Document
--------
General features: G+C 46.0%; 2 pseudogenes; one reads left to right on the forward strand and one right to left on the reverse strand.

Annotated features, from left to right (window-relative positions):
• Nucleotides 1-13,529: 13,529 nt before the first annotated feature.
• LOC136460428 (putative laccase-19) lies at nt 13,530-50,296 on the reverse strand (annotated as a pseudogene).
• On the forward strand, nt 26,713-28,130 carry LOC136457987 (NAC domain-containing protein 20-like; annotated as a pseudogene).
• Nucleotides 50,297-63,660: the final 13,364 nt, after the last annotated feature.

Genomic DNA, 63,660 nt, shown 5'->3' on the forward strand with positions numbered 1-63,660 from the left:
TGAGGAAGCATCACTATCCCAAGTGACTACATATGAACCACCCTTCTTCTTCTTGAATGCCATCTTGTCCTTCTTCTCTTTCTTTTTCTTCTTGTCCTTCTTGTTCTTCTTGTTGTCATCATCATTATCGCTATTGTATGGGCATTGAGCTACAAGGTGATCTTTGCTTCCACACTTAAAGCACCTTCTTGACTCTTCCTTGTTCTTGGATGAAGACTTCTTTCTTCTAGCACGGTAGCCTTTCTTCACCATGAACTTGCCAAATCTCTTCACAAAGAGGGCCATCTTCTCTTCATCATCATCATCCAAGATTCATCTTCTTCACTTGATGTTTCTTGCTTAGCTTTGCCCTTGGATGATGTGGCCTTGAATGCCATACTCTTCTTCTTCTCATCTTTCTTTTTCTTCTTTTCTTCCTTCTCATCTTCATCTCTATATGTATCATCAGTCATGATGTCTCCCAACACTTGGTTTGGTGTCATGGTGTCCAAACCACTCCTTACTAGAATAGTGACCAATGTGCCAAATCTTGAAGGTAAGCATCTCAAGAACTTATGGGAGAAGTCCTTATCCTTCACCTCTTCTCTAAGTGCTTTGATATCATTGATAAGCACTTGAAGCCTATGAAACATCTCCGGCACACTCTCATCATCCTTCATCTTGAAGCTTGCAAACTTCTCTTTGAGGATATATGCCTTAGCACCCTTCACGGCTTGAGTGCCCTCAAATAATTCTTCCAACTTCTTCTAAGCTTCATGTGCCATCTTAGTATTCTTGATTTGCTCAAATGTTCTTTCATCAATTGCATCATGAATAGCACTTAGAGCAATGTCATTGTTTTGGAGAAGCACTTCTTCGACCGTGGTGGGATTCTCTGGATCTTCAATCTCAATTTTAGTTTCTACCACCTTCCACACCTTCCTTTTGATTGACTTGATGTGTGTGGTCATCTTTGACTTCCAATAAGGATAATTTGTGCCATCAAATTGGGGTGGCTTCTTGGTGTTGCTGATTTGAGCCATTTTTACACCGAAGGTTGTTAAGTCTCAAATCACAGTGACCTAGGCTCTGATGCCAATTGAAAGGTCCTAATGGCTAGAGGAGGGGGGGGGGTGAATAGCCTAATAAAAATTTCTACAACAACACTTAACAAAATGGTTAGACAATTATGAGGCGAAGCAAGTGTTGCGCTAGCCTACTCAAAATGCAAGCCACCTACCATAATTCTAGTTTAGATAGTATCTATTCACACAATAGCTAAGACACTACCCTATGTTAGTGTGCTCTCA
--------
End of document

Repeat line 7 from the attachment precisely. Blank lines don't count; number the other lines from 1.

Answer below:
Genomic DNA, 63,660 nt, shown 5'->3' on the forward strand with positions numbered 1-63,660 from the left: